Mastercard will launch crypto cards in Asia amid heightened local demand for digital currencies

The news: Mastercard partnered with cryptocurrency finserv platforms Amber Group, Bitkub, and CoinJar to launch crypto payment cards in Asia-Pacific, per a press release. The cards will convert digital tokens into fiat currency that can be used anywhere Mastercard is accepted. The initiative is part of Mastercard’s global crypto card program, which seeks to support native digital currencies as payment tools.

How we got here: The total market value for crypto assets hit $3 trillion, roughly quadrupling from the end of 2020, per Bloomberg—indicating growing demand for digital currencies.

As a result, issuers are looking to capitalize on these assets: Major financial institutions—like JPMorgan, Wells Fargo, and Capital One—increased crypto talent hiring by 40% in the first half of 2021 compared with the same period last year, per LinkedIn data. Facilitating crypto payments may therefore be an attempt to keep issuers tied to Mastercard’s network as they start thinking about offering crypto services.

The opportunities: Here’s how we think Mastercard could benefit from introducing crypto payment cards in Asia-Pacific.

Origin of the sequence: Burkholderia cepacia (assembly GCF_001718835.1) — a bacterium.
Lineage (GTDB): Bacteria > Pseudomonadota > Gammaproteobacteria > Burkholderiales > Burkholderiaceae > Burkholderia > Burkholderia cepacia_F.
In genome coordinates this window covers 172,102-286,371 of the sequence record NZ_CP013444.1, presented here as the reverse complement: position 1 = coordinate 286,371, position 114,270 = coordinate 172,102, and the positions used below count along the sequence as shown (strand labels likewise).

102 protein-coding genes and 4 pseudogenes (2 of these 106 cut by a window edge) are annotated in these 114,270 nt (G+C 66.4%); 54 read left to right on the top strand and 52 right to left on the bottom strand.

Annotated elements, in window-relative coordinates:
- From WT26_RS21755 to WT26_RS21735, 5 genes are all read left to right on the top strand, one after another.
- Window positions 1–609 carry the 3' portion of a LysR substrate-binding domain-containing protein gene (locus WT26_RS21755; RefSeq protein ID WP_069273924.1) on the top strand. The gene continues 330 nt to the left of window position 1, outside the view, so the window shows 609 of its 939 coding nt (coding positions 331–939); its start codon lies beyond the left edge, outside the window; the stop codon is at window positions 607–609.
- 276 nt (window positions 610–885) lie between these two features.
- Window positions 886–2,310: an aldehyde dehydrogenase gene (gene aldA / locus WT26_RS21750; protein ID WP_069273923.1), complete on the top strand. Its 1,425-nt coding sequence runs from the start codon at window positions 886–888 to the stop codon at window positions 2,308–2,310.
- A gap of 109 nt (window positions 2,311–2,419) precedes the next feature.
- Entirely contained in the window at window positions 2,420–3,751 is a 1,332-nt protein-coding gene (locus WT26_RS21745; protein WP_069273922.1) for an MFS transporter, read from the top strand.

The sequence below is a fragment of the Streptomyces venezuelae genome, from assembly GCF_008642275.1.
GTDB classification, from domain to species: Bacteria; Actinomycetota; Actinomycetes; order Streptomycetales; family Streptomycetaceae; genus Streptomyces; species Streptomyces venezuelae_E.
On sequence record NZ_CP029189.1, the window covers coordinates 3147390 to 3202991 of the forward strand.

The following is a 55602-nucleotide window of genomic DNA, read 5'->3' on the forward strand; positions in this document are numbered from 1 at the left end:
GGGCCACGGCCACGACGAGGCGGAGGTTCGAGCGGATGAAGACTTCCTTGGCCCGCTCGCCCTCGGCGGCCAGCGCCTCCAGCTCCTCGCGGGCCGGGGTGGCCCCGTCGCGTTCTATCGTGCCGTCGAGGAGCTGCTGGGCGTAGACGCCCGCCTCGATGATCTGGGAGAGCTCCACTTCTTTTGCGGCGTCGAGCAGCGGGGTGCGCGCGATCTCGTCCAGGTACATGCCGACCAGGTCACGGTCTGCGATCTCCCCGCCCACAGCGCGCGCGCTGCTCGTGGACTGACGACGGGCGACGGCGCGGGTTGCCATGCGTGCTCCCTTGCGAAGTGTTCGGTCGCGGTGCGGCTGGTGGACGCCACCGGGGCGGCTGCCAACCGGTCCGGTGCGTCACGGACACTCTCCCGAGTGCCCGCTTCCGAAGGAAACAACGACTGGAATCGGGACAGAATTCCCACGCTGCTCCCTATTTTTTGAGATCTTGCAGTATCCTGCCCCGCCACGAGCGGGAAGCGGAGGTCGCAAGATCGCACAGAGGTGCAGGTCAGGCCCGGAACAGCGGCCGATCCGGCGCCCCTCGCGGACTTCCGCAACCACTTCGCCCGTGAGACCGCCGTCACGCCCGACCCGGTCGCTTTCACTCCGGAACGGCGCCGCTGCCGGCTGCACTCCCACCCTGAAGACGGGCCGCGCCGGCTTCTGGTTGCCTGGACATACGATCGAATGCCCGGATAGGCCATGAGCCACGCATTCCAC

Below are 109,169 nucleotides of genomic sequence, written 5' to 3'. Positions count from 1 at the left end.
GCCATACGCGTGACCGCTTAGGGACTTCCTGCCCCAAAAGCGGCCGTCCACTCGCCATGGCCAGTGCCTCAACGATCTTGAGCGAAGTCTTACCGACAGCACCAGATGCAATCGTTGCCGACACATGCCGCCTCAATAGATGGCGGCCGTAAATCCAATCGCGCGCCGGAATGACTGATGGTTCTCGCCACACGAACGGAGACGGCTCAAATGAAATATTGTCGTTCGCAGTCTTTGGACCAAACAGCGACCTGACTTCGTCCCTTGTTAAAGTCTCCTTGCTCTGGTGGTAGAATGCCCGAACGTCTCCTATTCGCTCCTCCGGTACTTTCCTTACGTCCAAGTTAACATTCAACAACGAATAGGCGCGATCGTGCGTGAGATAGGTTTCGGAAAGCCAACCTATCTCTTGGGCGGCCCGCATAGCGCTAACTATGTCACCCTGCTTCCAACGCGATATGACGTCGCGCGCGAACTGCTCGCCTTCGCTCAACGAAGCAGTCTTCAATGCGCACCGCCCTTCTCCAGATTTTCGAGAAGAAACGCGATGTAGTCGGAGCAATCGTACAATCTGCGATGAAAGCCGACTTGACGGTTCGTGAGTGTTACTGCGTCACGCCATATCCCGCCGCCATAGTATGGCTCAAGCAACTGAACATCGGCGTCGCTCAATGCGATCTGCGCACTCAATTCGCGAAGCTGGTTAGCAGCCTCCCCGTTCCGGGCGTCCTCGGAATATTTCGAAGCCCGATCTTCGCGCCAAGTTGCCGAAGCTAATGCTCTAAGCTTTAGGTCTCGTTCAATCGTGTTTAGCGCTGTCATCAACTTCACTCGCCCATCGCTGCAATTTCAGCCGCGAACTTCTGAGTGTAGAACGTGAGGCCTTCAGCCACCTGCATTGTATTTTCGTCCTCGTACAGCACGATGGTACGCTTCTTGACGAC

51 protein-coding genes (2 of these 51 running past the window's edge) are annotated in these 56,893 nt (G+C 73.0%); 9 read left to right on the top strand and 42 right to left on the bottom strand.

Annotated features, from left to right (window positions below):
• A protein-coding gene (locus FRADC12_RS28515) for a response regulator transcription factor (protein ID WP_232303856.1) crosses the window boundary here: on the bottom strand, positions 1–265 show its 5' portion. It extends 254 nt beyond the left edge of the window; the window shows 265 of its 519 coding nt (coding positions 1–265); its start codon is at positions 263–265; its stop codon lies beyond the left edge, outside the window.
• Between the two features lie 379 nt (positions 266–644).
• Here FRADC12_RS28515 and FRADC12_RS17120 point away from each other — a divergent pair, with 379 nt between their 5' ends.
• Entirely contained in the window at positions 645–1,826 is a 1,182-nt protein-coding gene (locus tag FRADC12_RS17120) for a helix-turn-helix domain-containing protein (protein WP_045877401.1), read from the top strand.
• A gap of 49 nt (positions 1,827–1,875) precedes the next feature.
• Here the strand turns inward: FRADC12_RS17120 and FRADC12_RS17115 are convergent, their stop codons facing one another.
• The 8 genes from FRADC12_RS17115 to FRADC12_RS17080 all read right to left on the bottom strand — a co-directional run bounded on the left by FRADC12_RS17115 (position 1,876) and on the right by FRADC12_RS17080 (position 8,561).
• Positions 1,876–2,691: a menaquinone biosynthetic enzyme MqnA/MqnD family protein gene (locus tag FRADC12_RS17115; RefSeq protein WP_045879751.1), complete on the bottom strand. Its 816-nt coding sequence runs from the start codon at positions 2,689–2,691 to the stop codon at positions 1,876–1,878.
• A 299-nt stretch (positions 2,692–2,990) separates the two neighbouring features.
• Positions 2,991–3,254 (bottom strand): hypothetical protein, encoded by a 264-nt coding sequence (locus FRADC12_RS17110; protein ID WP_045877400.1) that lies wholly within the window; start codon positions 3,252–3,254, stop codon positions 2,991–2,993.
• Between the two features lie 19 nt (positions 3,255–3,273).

• Boost payments volume by tapping into crypto demand in the region. Forty-five percent of consumers in Asia-Pacific plan to use cryptos in the next year, according to Mastercard’s New Payment Index. Younger consumers show particular interest in digital currencies: 71% said they are more open to using cryptos than they were a year ago. Introducing payment cards can help Mastercard better serve customers in the region—and increase its payments volume—especially among millennials who are entering their high-earning years and are more likely to spend using cryptos.
  • Gain a stronger foothold in the burgeoning crypto payments space through collaboration. In the last year, cryptocurrency exchanges like CoinJar have emerged as formidable players in the digital payments space. Working with these types of providers lets Mastercard take advantage of their already-existing crypto technology and infrastructure—and avoid building it in-house, which can be costly. And it also gets these fintechs on Mastercard’s side before they become competitors.

The bigger picture: In February, Mastercard said it would integrate select cryptos on its network. The card network delivered on that promise with plans to service the Gemini credit card—a few months later, it launched a crypto payment settlement pilot and a blockchain startup engagement program. The company also acquired crypto intelligence and security startup CipherTrace in September.

Related content: Check out our “Blockchain in Payments” report for an in-depth review of crypto use cases, benefits, and challenges—and what payment providers are doing to meet growing crypto demand.